I’m not someone who believes you can manage innovation. I believe you can create conditions that don’t discourage innovation and creativity. I also think that managing creative people can be different from managing other types of employees. But managing innovation? That’s a pretty complex undertaking that has to take into account a lot of conditions for which no single control point exists.
That said, we are now in the midst of a very innovative period of social and technological change that is being partly driven by the increasing availability of web based tools that support the development of relationships, the sharing of information and experiences of all kinds, and the manipulation of information on a scale that was difficult to contemplate just a few years ago. The experiences we have online are taking on increasingly important roles in terms of individual emotions, financial consequences, and personal relationships.
There have been other periods of intense social and technological innovation. One of my favorite ones for study is the post Word War II aerospace industry. The speed with which advances occurred in many fields was phenomenal:
- Advances in jet engines.
- Increasingly exotic high speed experimental jet and rocket powered aircraft.
- Solving the challenges of transonic flight.
- Increasingly sophisticated electronic guidance and control systems.
- Intercontinental ballistic missiles and artificial satellites.
- Advances in materials sciences and manufacturing techniques.
Interestingly, this was also the period when Rock ‘n Roll was invented — I’ll leave a discussion of that to another post!
Each of these areas represents a myriad of innovations that continue to resonate into the 21st Century, and it is interesting to consider the conditions that surrounded innovation in just a few of these key areas.
Jet engines, for example, were developed both in England and in Germany before WW II. But both Axis and Allies went to war with aircraft designed in the 1930’s whose performance depended on increasingly sophisticated tweaking of propeller-driving engines that could be easily mass produced and were much more fuel efficient than the jets of the day.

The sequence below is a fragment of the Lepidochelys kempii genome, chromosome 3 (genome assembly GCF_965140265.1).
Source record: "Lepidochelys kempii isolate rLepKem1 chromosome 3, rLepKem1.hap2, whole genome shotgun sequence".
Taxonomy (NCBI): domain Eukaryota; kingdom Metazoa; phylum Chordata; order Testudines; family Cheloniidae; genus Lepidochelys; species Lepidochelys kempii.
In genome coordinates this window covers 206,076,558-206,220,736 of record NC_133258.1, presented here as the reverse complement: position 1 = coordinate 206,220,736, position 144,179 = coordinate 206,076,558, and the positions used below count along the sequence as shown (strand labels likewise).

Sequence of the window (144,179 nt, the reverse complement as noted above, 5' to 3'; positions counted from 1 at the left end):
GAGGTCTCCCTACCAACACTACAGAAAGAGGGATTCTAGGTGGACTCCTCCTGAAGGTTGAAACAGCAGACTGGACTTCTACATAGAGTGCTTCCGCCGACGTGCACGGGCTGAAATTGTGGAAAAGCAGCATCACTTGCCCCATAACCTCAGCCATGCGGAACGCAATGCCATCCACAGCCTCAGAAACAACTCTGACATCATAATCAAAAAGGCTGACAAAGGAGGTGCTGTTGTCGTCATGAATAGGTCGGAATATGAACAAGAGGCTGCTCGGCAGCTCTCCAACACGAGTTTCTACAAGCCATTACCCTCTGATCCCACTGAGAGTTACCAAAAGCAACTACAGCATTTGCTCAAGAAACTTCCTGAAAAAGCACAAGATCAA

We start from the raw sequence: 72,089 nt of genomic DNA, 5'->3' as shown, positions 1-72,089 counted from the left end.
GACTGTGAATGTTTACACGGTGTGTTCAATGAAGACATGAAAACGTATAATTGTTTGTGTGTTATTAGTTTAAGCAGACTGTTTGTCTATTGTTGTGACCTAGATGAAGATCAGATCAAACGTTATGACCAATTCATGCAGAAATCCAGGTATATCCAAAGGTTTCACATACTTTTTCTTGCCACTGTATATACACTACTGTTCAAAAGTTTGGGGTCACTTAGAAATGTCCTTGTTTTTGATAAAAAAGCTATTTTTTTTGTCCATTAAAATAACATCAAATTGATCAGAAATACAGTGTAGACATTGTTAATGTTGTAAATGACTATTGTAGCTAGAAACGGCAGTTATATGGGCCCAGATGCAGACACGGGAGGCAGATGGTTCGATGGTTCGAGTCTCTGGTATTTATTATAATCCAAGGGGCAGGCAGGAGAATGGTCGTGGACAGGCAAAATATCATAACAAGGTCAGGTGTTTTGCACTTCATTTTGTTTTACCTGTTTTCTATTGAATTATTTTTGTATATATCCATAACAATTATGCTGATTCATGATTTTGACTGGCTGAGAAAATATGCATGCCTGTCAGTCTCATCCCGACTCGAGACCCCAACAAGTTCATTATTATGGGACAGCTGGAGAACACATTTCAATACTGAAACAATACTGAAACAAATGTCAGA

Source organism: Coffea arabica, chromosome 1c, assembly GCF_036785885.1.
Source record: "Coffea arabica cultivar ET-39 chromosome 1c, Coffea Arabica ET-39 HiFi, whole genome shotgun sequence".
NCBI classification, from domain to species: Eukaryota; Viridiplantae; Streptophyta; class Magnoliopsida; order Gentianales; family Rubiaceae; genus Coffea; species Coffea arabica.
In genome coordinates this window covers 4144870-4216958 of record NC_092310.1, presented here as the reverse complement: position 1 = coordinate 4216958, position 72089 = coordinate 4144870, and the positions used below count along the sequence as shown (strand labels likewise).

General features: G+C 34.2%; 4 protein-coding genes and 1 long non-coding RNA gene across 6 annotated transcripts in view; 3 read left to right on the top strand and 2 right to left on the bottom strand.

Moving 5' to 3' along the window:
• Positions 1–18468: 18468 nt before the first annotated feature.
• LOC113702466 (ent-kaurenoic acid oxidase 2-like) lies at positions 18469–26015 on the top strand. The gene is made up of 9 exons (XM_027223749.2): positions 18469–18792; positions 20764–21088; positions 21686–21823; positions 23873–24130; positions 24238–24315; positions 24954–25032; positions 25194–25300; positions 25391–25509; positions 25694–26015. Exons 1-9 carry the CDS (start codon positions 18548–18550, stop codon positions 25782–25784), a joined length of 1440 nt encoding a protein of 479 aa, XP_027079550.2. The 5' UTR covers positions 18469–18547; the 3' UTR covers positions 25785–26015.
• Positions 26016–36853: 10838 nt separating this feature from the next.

But by the end of WW II the demise of the propeller driven aircraft (at least for military use) was clear. Jets were the wave of the future. Both the East and West were eager to plunder and take advantage of captured German jet and rocket technology. (Thankfully, Germany’s innovative WW II aerospace industry was profoundly hobbled by a lack of materials, fuel, and manufacturing resources, and by Hitler’s stupid decision to convert the ME-262 into a bomber.)
Following WW II jet technology advanced at an astonishing rate. To see what I mean, do a Google search on topics such as “Edwards Air Force Base,” “Dryden,” and “X Planes.” The advances in thrust-to-weight ratios for jet engines in the late 1940’s and 1950’s was simply phenomenal. Aircraft range, performance, speed, and effectiveness increased by leaps and bounds.
This was true in many countries, especially in the U.S., the Soviet Union, England, and France. But the U.S. was not as hobbled by wartime destruction the way other countries were, and the astonishing variety of shapes and sizes that flew out of Edwards Air Force Base at that time was evidence of the creativity and productivity of U.S. industry.
This innovative productivity in aircraft was also evidence of a Cold War mentality and a willingness of the U.S. to spend vast sums of money on tools and machines to defeat Communism. The Soviets, their country blasted by the Great Patriotic War, reacted in the similar way by pumping vast sums of money and manpower into planes and missiles.